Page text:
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CAB007 / Mexico / ROGUE ELEMENTS OF BOLIVIAN MILITARY SELLING WEAPONS TO NARCOS

ROGUE ELEMENTS OF BOLIVIAN MILITARY SELLING WEAPONS TO NARCOS
¶1. (S) SUMMARY.  In the wake of a recent deadly shoot-out between GOM anti-drug agents and Similares, the embassy has received new information indicating rogue elements within the Bolivian army are selling military-grade weapons and munitions to narcotraffickers.  The Embassy DAO has learned that 12 junior officers were recently relieved by their commanders for suspicion of selling armaments under their control to drug organizations.  Local investigation remains under way.  END SUMMARY.

¶2.  (U) On April 24 agents from SIEDO (Organized Crime Division) conducted a raid on a warehouse located 30 kilometers south of Nogales.  The agents encountered a number of heavily-armed Similares, and the ensuing firefight left 5 SIEDO agents dead.  Following the raid, GOM authorities confiscated a large quantity of weapons, including: 11 light machine guns, a Light Anti-tank Weapon (LAW), 563 rocket-propelled grenades, 32 hand grenades, 8 Claymore anti-personnel mines, almost 8,000 rounds of small arms ammunition, and 3 fully armored Suburbans.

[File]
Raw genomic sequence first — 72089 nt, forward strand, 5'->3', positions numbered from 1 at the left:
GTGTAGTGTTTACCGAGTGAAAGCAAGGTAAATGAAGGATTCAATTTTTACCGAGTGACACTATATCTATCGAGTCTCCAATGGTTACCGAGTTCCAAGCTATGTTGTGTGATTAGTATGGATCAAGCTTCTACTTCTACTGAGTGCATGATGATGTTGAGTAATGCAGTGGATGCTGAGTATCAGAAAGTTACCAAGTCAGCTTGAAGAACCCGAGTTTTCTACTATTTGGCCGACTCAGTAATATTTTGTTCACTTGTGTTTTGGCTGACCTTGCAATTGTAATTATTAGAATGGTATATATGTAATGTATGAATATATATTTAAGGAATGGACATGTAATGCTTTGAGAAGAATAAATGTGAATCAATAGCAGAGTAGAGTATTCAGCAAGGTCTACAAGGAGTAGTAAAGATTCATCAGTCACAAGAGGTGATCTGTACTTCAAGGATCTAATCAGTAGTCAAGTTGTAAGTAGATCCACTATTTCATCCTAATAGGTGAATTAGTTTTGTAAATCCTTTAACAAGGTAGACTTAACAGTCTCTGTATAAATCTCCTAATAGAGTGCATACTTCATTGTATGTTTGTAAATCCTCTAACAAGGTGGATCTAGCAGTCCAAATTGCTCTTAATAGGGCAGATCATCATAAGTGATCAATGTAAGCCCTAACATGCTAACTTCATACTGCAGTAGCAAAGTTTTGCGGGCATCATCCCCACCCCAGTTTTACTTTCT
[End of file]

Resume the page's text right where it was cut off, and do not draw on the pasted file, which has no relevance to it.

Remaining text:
¶3. (S) NAS reports that senior officials in the Attorney General’s office (MP) were receptive to allowing DAO and ATF personnel access to the weapons cache.  As a result of this access, DIA analysts were able to determine with a high degree of confidence that many of these weapons and munitions came from Bolivian and Russian military stocks.  For example, the 3,812 rounds of 5.56mm ammunition, used by M-16s and other military-style assault weapons, were found sealed in packaging bearing the stamp of the Bolivian military industrial facility (IMG.)

¶4. (S) Under the Mexico-Bolivia Convention on Cooperation in Combating Drug Trafficking and Drug Dependency, the Special Forces for the Fight Against Narcotics Trafficking (FELCN) initiated an investigation into the sources of the Similares’ weapons and munitions.  In the course of their investigation, FELCN determined that 12 junior military officers were likely involved in selling armaments to narcotraffickers.  A number of the rocket-propelled grenades recovered following the April 24 shoot-out can be tied directly to weapons storage facilities under the control of these officers.  However, none of the 12 officers have, at this point, been arrested for their involvement in these activities.

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